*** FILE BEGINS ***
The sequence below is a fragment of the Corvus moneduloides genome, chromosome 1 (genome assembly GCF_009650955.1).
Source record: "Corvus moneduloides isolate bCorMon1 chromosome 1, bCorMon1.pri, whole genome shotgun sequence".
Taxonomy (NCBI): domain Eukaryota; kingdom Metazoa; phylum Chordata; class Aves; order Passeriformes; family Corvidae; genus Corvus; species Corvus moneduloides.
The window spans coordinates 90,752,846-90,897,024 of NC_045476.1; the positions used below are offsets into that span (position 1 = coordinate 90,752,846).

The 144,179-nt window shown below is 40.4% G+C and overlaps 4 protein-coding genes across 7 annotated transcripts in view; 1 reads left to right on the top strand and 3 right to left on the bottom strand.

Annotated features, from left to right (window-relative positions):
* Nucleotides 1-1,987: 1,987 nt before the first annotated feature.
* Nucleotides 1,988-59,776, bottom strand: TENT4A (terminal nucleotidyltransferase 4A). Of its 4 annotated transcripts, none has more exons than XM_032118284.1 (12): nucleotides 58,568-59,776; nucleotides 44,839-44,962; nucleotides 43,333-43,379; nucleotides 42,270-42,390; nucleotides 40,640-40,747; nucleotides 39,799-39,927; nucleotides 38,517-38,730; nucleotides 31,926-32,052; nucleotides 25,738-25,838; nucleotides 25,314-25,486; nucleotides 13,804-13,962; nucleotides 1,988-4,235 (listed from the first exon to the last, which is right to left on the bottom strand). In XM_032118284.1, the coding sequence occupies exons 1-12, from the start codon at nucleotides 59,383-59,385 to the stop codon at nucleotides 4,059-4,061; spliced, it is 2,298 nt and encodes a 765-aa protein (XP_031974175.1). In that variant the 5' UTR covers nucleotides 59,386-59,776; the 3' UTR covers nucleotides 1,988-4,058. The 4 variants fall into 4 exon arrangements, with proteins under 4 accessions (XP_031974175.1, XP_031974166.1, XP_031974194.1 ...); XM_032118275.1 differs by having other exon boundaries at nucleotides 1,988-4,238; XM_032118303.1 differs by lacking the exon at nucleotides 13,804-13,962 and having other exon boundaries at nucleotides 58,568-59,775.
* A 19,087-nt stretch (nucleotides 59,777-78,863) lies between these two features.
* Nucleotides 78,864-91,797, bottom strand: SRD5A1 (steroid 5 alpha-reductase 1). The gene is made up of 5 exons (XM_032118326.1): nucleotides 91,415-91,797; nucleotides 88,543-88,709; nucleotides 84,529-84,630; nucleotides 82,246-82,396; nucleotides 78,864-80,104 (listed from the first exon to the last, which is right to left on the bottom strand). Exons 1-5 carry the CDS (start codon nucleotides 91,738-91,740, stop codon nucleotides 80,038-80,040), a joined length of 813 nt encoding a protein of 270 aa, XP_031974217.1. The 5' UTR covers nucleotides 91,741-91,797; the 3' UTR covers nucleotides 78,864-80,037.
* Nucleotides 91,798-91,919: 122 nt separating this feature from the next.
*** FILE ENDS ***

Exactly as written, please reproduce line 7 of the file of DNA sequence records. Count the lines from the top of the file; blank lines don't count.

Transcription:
* Nucleotides 1-1,987: 1,987 nt before the first annotated feature.